I’ve had Obama’s press conference on for the past hour or so, and much of the talk has been predictable — we inherited economic problems, we never said we would solve it overnight, we never said the health-care bill would solve every problem immediately, etc.
Wendell Goler of Fox News asked Obama whether the mosque should be built at the site, two blocks from Ground Zero.
Obama’s answer meandered like the Mississippi River, but eventually he made it clear: he has no objection to the Ground Zero Mosque.
“If we say that their religion is somehow offensive . . . what are we saying to them? I’ve got Muslims fighting in the uniform of the armed services of the United States. They’re putting their lives on the line for us. . . . There is no us and them. There is only us.”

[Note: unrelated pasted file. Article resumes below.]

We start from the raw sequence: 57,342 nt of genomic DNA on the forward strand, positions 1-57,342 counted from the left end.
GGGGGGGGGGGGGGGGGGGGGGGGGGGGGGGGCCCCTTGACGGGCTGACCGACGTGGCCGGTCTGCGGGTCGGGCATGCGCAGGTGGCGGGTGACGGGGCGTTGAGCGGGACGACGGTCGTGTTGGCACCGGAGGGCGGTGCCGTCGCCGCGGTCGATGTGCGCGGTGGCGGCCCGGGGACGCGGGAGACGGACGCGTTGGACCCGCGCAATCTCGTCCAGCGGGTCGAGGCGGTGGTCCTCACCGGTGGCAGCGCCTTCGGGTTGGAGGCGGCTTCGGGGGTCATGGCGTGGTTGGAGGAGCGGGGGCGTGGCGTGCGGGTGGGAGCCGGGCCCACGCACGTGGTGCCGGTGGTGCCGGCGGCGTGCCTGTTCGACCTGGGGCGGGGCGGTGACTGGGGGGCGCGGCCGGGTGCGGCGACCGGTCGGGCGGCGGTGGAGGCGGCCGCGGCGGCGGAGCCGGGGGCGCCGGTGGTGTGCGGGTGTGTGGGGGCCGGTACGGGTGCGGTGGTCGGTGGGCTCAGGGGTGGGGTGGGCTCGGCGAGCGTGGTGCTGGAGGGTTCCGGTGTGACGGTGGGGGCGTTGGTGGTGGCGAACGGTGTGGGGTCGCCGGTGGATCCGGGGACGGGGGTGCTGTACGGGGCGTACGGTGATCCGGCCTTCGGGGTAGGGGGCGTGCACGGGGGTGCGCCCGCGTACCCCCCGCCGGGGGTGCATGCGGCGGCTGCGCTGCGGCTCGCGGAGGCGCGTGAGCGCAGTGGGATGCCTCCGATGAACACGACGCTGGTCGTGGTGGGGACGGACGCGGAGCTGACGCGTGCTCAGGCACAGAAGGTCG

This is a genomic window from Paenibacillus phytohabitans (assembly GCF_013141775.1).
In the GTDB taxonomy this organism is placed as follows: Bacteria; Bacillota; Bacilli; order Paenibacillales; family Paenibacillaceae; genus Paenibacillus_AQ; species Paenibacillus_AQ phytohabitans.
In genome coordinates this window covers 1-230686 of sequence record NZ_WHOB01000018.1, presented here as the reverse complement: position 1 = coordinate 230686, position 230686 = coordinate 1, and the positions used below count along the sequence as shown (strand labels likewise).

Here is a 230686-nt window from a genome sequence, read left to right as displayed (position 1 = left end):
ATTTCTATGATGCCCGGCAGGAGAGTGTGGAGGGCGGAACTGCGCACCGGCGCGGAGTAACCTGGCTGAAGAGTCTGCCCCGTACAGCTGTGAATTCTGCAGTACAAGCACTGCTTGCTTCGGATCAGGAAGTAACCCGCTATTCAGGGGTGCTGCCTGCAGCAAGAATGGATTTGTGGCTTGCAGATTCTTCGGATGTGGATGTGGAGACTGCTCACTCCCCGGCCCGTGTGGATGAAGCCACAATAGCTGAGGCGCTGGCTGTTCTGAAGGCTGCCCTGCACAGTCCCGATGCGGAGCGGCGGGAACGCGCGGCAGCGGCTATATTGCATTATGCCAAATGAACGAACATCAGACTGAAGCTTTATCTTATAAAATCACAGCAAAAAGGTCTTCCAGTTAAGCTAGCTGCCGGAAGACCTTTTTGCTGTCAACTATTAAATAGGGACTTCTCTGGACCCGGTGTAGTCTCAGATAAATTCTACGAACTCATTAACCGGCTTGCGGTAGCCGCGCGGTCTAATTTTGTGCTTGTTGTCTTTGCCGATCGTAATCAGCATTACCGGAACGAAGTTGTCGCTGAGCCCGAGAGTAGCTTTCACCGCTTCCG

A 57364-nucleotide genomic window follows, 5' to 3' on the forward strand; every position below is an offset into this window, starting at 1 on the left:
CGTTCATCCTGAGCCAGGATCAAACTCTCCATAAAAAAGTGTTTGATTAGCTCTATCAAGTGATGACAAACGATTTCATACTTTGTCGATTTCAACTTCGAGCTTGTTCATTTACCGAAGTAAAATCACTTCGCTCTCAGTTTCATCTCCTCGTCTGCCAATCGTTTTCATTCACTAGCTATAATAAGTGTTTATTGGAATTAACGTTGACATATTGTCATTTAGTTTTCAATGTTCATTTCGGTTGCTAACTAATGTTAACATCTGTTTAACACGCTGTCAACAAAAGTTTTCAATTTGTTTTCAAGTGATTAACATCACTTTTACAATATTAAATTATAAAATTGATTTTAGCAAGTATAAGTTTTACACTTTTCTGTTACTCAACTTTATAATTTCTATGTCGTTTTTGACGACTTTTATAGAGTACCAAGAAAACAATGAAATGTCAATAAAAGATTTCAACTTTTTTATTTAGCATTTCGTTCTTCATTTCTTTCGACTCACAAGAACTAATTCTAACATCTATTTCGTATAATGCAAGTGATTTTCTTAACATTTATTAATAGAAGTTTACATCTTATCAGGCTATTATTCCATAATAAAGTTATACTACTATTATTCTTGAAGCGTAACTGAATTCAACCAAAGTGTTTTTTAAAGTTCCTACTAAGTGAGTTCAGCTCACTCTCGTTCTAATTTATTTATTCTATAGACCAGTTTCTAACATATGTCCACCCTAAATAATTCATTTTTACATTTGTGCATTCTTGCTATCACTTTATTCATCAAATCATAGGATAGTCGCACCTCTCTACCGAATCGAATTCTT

That’s actually the best answer I’ve heard from a mosque defender. On CNN, they’re noting that this was Obama’s most passionate answer.
It’s a compelling answer, but in the end I’m unconvinced. I would say to that Muslim serving in the Armed Forces, “First, thank you for what you do. Every American ought to honor your service. But on this proposal, I don’t want a self-proclaimed Official Mosque of Ground Zero any more than I want a self-proclaimed Official Church of Ground Zero or Official Synagogue or other institutions of faith. The events of 9/11 are too big, and too deeply meaningful to too many people, to be shoehorned into one sect’s interpretation, even if it turns out to be a good one. This is separate from questions of the Imam’s . . . well, good faith, no pun intended; his viewpoint seems to be that no amount of intense public opposition, distrust, and resentment will deter him from his mission of promoting unity, trust, and healing. No matter how counterproductive his actions get, he never seems to be willing to reconsider what he’s doing.”